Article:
Update: This post was updated to reflect that conflict diamonds are used to back insurgencies or rebel forces in Africa.
The rituals of courtship have changed since 1477 when the Archduke Maximilian of Austria bought the first diamond engagement ring for Mary of Burgundy, but for many folks across the world diamonds still are everyone’s best friend.
That’s why Ajay Anand, a former consultant, has launched Rare Carat.
Unlike any number of other jewelry peddlers (online and off), Rare Carat doesn’t sell anything. Instead, it bills itself as the Kayak.com of diamonds, providing price transparency in the business to give consumers the lowest-cost, highest-quality option.
The company just launched a chatbot called “Rocky” — powered by IBM Watson’s natural language processing services (which this lowly reporter thinks is a bunch of overstated BS) — to help anyone in their search for that perfect (non-conflict-sourced) diamond ring.
The power of diamond rings in pop culture was cemented long before Marilyn Monroe’s swanning across a soundstage. De Beers (pretty much the sole proprietor for diamonds in the world for over a century) made a concerted push on popular culture to make diamonds a thing.
The status of the diamond ring as the highest material manifestation of true love was cemented in 1947 by a Philadelphia ad woman, Frances Gerety, who penned the slogan “A diamond is forever.”
The ads worked.
Numbers like that, in an industry that’s notoriously opaque, invariably grab the attention of startup companies. Diamonds are no different.
Martin Roscheisen, the San Francisco-based serial entrepreneur who founded FindLaw, TradingDynamics, eGroups and the solar technology company Nanosolar, raised $100 million in 2015 for a company called Diamond Foundry, which makes lab-grown diamonds.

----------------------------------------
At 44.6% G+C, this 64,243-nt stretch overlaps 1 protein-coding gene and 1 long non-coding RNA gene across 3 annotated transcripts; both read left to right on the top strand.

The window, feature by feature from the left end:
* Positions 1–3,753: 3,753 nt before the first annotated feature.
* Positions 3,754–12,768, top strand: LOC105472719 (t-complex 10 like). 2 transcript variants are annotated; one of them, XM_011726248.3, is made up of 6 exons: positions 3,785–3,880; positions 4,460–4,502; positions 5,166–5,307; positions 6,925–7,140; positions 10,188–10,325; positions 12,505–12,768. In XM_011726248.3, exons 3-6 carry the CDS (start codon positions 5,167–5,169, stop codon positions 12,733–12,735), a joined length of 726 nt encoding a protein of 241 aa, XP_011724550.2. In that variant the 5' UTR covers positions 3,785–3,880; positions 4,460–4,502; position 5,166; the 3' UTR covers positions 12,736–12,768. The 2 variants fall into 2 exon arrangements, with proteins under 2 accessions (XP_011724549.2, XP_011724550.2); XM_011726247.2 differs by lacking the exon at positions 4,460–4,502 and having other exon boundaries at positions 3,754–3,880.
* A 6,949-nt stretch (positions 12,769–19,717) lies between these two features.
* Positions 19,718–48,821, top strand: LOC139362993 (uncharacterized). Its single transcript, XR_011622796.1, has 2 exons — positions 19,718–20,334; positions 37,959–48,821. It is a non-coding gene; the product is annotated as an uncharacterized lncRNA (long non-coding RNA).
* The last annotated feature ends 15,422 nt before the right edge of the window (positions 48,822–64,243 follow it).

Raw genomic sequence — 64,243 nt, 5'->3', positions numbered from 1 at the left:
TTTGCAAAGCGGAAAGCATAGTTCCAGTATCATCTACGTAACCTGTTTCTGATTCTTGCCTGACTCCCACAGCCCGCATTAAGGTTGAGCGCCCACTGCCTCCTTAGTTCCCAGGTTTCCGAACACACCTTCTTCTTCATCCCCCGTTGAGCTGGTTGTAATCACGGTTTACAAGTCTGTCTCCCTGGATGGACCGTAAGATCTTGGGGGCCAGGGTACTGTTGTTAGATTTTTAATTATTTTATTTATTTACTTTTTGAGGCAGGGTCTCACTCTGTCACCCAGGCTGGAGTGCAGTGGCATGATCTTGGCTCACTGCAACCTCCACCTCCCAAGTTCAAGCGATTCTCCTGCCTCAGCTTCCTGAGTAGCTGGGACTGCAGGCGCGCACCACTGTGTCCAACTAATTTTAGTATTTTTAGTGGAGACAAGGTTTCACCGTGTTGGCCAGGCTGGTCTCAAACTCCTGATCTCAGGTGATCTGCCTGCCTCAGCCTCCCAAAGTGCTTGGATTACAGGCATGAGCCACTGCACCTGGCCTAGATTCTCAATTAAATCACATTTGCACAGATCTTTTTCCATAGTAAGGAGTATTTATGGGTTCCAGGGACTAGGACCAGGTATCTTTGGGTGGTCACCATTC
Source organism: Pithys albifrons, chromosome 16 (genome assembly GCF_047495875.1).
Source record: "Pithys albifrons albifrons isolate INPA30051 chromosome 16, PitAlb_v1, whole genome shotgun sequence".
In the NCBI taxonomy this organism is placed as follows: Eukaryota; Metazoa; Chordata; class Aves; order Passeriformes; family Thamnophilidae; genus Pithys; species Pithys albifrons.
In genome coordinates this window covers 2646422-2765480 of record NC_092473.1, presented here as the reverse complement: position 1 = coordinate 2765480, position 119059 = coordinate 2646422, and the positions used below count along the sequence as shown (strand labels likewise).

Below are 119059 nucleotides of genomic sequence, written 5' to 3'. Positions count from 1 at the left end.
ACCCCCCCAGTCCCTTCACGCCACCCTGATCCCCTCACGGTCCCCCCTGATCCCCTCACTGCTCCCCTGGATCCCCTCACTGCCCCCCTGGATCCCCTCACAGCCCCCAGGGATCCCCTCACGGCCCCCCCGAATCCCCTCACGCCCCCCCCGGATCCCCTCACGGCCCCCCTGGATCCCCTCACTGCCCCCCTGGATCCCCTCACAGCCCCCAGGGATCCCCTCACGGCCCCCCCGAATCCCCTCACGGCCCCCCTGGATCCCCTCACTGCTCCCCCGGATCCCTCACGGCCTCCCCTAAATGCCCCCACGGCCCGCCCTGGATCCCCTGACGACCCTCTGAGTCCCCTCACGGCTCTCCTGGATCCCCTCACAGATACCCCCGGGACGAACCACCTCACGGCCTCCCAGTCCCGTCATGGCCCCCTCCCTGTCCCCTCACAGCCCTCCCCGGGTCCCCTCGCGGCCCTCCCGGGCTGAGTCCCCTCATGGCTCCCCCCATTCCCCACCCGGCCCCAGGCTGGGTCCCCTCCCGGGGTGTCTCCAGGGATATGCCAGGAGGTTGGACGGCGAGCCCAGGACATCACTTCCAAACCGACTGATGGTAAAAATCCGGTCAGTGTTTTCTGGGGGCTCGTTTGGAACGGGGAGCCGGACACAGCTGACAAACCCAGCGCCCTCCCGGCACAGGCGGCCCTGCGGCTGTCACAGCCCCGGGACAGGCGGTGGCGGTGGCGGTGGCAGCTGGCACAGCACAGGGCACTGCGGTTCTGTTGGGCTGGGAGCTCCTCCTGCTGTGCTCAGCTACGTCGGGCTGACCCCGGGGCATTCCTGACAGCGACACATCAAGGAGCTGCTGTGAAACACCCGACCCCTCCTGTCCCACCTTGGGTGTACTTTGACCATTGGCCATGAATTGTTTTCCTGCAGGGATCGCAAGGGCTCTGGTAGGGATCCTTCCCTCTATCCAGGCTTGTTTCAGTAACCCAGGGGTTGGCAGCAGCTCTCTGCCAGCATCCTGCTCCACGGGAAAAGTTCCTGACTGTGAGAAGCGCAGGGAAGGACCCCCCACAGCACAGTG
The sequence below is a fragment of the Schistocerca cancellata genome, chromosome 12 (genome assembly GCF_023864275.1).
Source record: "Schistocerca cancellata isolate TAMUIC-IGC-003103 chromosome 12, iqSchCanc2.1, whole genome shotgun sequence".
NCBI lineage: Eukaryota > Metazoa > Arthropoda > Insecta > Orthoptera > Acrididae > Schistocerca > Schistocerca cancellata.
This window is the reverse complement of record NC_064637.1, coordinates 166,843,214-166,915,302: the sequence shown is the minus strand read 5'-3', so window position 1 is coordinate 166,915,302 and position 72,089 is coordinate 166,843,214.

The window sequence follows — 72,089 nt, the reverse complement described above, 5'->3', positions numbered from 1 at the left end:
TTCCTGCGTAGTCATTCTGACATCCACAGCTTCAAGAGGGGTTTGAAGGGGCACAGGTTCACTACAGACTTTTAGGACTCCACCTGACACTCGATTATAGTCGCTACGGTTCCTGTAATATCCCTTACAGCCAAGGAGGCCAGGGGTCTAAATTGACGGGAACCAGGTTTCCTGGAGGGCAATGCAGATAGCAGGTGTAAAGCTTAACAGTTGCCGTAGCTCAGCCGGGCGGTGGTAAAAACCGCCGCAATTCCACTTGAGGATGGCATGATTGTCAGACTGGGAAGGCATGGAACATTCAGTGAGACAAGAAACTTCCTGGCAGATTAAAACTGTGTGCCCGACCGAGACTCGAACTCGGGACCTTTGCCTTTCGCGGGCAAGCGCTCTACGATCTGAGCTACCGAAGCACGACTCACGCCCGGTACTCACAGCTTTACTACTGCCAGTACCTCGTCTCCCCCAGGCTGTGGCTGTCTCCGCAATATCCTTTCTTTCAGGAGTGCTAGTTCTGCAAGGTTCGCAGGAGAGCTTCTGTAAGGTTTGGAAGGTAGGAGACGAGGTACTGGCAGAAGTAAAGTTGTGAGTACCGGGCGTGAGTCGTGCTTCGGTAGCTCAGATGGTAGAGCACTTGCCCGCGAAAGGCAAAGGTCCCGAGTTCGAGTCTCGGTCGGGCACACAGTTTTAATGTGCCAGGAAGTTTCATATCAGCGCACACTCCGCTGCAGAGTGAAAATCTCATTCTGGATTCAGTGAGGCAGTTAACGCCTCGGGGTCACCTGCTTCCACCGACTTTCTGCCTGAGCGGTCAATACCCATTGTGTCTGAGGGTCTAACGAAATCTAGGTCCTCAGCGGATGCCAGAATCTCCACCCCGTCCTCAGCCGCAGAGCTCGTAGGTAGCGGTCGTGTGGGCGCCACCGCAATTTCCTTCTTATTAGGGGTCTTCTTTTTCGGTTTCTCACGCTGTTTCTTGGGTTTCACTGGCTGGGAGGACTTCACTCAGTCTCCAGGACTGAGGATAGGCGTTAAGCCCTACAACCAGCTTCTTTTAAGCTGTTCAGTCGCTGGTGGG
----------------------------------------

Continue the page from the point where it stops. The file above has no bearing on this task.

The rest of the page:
Last year Bain Capital spent $500 million to acquire Blue Nile, an online diamond jewelry retailer, while the Indian online jewelry retailer Bluestone.com raised $30 million in a July financing. The Chinese fund CSC Venture Capital also got into the action investing as part of a $10 million round in the rejuvenation of one of the dot-com boom’s diamond busts, the Austin-based Ice.com.
The company was born out of Anand’s own frustrations shopping for a ring. Bootstrapped with $1 million, the company is on pace to hit $20 million in diamond sales this year.
Behind the scenes is a chatbot powered by Watson and a network of sellers guaranteed by another IBM partner, the blockchain-based diamond ledger, Everledger. For good measure, Anand also throws virtual and augmented reality into the mix (I’m not sure where, but apparently the company uses ’em).
“There’s a lot of money to be saved if someone can help you with this game,” Anand says. “It’s as much money as I spent on my fucking car on a little rock. As a consumer, I’m absolutely sure I’m going to get screwed [in the buying process].”
For Anand, there are few better use cases for a bot than diamond shopping.
“The bot is where it’s at,” he said. “There’s high information asymmetry between you and this bot… and it’s a perfectly structured decision.”
Any queries around cut, color, clarity and carat can be handled by the database to serve up a decision on the best ring for the best price, Anand says. He likens it to an “extremely smart, unbiased jeweler.”
It could also be the bane of the diamond industry.
Online pricing could create price transparency in an industry that depends on opacity. Of course, diamond buyers in Antwerp and New York have access to the wholesale prices of diamonds, but once it enters the funnel to create a piece of jewelry, all bets are off.
Rare Carat and companies like Diamond Foundry want to break that stranglehold. Not only because the diamond industry partially is responsible for propping up rebel forces operating across Africa (who rely on the spoils that come from the sale of conflict diamonds), but because it will lead to a better deal for consumers.
That’s what Anand is hoping for… Not just for himself, but for anyone who wants to continue to support the diamond ring as the vestigial symbol of patriarchy and the late-fifteenth-century pillar of courtship and commitment that it is.